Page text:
Chief Executive Officer
Pathway Global Career Institute
Brief explanations for Career Counseling, Career Education, Career Guidance, and Advocacy follow to build a strong discussion foundation for Career Counseling, Career Education and Career Guidance Advocacy Enhancements.
Career Counseling is a process that will help you to know and understand yourself and the world of work in order to make career, educational, and life decisions. The Organisation for Economic Co-operation and Development (OECD), http://www.oecd.org/about/, definition for Career Guidance clearly links it to individual and group activities, online and onsite activities and education, counseling, world of work experiences and system development. "Career Guidance refers to services and activities intended to assist individuals, of any age and at any point throughout their lives, to make educational, training and occupational choices and to manage their careers. The activities may take place on an individual or group basis, and may be face-to-face or at a distance (including help lines and web-based services)". Career Education helps a person develop the knowledge and skills they need to choose and pursue a career path. Career Education often refers to vocational training for a specific job field. Instead of focusing on academic subjects, a student learns the tools of an occupation through hands-on training.
Merrium-Webster defines Advocacy as "the act or process of supporting a cause or proposal." As professionals of the service industry, we are collectively executing amazing and meaningful social development career projects in our respective regions and countries so that humanity blossoms and leads to peace and harmony in our societies. Pause for a moment and think about how frequently we advocate for career counseling, career guidance and career education work within our local, regional, national, and global institutions. We should consider pro-actively amplifying our advocacy efforts. Some valuable advocacy strategies follow that should strengthen and enhance your efforts.
Initially select the advocacy strategy from the list mentioned below that you with your institution currently pursue as part of the institution's career counseling, career education and career guidance advocacy strategies. Then decide what else you can do to enhance your advocacy efforts.
Does your institution implement career counseling, career education and career guidance media campaigns: Social Media, TV, and/or Radio to raise general awareness in the society?
Does your institution publish career counseling, career education and career guidance research relevant to the institution"s mission?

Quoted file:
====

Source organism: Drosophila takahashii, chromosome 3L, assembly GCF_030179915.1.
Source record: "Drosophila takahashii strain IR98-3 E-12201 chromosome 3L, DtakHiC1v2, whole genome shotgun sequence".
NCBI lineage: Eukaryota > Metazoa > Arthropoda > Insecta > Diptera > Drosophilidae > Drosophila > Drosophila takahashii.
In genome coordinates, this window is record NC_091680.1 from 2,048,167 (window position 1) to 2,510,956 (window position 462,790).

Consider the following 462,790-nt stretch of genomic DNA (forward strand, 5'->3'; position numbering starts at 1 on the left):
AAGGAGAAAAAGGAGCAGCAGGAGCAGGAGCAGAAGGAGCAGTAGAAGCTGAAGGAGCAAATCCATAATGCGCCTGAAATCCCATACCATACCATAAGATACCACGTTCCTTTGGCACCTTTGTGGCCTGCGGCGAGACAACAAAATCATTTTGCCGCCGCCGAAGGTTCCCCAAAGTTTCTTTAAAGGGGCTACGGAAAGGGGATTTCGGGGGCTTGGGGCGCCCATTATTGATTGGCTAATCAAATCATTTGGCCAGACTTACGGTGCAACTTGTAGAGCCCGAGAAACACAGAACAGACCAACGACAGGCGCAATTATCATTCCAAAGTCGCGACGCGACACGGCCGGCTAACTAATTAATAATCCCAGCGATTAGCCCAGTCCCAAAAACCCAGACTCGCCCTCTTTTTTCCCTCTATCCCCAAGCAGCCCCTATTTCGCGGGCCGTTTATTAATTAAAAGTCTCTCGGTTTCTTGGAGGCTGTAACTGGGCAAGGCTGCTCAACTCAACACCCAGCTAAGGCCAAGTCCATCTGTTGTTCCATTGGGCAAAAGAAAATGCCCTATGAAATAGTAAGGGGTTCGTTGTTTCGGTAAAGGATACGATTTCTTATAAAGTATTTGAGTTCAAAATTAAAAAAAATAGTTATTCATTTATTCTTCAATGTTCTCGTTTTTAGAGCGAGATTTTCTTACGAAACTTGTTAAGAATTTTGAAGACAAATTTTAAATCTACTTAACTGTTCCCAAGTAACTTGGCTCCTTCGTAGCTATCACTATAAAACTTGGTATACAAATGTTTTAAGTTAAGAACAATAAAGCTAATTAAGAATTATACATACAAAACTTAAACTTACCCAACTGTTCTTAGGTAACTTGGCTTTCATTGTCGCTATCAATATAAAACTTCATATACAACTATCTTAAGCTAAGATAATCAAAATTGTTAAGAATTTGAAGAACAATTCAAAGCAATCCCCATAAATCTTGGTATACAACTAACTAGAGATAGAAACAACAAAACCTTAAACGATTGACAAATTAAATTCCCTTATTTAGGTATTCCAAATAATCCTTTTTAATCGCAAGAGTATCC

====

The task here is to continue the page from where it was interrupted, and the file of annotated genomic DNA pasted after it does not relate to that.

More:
As career professionals at your institution, do you all collectively advise communities, government, and other NGO"s on career counseling, career education and career guidance?
As an institution leader or practicing career professional, do you develop capacity for career educator communities to advocate for themselves?
As an institution, do you participate in and /or organize public awareness sessions for parents, youth, teachers and/or community stakeholders on career guidance, career counseling and career education? How frequently does your institution facilitate career guidance, career counseling and career education awareness workshops, seminars, and conferences?
If career counseling, career guidance and career education is relatively new in your country, has your institution lobbied effectively with policy making institutions in your country and law makers in order to influence career education, career counseling and career guidance legislation in your region?
Does your institution work to help draft and propose new legislation on career guidance, career counseling and career education? As an institution, have you developed a holistic youth or career policy in your country and advocated career counseling, career education and career guidance as a civic right for youth in your respective country?
As an institution have you developed career counseling, career guidance, career education websites and career resources for the society at large in the local language? Does your organization have customized career guidance software for students and teachers? Does your institution promote career guidance through innovative means i.e. mobile phones and providing career guidance through telephone help lines?
Do institutional representatives pursue speaking engagements to raise awareness and share knowledge of career counseling, career guidance, career education at schools, NGO's and vocational institutes? If so, are the engagements local, national and/or global? How frequently does your institution organize and plan national and international conferences in career counseling, career guidance and career education? Are the engagements virtual like video webinars or YouTube offerings?